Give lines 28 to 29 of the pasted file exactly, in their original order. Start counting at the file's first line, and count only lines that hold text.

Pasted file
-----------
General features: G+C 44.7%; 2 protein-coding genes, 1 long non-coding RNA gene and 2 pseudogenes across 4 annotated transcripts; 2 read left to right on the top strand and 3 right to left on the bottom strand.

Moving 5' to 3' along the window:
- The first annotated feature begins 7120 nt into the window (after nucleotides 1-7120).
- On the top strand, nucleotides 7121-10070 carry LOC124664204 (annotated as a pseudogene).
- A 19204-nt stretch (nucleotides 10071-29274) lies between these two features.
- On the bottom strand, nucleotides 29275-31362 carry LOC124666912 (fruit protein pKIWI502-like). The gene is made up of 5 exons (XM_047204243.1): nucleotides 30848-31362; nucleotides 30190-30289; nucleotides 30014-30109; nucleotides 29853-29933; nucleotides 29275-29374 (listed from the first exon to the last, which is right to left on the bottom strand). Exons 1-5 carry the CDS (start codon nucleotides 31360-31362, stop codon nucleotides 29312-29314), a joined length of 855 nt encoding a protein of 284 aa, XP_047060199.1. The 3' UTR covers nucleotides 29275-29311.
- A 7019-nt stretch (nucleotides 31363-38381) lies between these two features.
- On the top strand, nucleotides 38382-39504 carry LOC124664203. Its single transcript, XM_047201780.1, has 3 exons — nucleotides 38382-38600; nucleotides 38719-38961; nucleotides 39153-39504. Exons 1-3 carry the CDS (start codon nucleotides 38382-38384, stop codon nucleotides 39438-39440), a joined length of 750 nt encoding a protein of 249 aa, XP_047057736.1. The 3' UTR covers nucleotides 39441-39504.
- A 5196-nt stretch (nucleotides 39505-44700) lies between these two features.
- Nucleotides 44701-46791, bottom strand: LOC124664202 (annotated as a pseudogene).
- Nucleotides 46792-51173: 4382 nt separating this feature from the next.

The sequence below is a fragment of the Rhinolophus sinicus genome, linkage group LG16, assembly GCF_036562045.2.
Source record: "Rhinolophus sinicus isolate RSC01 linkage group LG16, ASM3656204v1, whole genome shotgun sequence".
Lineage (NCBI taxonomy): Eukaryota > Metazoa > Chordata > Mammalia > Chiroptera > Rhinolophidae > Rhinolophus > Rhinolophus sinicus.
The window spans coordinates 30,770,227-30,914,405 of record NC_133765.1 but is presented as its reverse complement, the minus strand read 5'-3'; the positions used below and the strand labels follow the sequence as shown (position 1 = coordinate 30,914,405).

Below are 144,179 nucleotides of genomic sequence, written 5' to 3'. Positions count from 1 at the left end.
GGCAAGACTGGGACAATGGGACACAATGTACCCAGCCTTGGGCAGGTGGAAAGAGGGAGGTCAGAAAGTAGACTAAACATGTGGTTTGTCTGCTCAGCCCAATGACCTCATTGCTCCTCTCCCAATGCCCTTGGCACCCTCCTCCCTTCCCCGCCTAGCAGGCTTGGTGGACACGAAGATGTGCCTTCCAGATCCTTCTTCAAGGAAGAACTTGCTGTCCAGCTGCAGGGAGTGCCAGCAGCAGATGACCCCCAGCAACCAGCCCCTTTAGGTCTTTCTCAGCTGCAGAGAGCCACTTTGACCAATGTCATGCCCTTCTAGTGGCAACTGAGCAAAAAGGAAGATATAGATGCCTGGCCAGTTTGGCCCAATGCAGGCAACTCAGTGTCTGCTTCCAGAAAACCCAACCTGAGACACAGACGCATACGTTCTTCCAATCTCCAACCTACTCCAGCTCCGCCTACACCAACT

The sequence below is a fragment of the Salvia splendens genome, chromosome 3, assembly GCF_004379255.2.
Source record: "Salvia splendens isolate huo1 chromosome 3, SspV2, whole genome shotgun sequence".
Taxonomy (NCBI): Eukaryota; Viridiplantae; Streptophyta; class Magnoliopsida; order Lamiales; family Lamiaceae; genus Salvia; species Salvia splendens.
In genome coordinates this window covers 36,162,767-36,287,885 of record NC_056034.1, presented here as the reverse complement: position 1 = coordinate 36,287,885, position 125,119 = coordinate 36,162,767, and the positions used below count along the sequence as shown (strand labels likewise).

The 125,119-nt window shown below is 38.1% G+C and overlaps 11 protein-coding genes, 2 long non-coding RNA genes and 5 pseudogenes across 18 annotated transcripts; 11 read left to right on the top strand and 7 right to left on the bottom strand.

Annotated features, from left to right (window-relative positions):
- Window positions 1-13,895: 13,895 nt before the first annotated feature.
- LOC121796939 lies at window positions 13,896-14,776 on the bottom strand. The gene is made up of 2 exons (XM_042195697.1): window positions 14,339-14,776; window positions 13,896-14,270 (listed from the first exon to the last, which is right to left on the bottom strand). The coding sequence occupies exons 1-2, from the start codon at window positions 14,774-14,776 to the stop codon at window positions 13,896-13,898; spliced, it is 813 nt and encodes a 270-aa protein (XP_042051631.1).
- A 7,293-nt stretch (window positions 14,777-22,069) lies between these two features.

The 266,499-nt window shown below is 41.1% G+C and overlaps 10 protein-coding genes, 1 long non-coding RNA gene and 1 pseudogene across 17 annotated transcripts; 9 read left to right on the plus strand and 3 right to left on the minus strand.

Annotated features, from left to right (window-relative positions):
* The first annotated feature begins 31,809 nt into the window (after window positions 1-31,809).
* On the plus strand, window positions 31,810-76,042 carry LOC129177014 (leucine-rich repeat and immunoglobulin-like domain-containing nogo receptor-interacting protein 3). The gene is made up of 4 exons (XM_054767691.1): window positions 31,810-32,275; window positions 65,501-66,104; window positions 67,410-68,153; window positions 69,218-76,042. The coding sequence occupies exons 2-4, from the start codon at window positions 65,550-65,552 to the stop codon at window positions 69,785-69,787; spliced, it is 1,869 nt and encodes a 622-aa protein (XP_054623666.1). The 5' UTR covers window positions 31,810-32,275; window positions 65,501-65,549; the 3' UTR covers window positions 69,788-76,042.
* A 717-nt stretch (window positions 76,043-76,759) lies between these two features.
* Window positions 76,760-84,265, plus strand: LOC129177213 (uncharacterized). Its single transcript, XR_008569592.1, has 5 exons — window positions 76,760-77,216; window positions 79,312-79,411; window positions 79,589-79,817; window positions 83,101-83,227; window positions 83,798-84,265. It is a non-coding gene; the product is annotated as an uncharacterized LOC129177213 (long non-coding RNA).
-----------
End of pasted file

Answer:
Annotated features, from left to right (window-relative positions):
* The first annotated feature begins 31,809 nt into the window (after window positions 1-31,809).